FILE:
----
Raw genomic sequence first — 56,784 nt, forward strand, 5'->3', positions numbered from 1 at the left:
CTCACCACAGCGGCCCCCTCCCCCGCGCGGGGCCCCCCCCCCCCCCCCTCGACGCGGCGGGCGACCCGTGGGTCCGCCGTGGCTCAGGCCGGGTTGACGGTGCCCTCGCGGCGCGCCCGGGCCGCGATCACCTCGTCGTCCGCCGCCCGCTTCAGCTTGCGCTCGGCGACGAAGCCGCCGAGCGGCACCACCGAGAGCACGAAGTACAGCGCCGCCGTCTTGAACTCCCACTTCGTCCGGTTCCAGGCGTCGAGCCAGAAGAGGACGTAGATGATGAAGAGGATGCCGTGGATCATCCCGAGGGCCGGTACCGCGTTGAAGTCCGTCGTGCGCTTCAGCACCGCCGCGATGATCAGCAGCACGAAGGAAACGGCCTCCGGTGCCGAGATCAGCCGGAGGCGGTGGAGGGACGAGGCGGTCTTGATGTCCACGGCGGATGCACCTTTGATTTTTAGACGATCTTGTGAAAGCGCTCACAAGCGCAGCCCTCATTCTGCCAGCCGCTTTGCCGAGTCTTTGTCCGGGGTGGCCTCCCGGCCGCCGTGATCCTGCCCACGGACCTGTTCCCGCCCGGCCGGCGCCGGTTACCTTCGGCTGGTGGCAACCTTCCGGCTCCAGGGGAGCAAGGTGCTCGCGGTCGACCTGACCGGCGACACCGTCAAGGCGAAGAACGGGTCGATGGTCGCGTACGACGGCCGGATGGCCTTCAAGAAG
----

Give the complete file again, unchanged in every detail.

Raw genomic sequence first — 56,784 nt, forward strand, 5'->3', positions numbered from 1 at the left:
CTCACCACAGCGGCCCCCTCCCCCGCGCGGGGCCCCCCCCCCCCCCCCTCGACGCGGCGGGCGACCCGTGGGTCCGCCGTGGCTCAGGCCGGGTTGACGGTGCCCTCGCGGCGCGCCCGGGCCGCGATCACCTCGTCGTCCGCCGCCCGCTTCAGCTTGCGCTCGGCGACGAAGCCGCCGAGCGGCACCACCGAGAGCACGAAGTACAGCGCCGCCGTCTTGAACTCCCACTTCGTCCGGTTCCAGGCGTCGAGCCAGAAGAGGACGTAGATGATGAAGAGGATGCCGTGGATCATCCCGAGGGCCGGTACCGCGTTGAAGTCCGTCGTGCGCTTCAGCACCGCCGCGATGATCAGCAGCACGAAGGAAACGGCCTCCGGTGCCGAGATCAGCCGGAGGCGGTGGAGGGACGAGGCGGTCTTGATGTCCACGGCGGATGCACCTTTGATTTTTAGACGATCTTGTGAAAGCGCTCACAAGCGCAGCCCTCATTCTGCCAGCCGCTTTGCCGAGTCTTTGTCCGGGGTGGCCTCCCGGCCGCCGTGATCCTGCCCACGGACCTGTTCCCGCCCGGCCGGCGCCGGTTACCTTCGGCTGGTGGCAACCTTCCGGCTCCAGGGGAGCAAGGTGCTCGCGGTCGACCTGACCGGCGACACCGTCAAGGCGAAGAACGGGTCGATGGTCGCGTACGACGGCCGGATGGCCTTCAAGAAG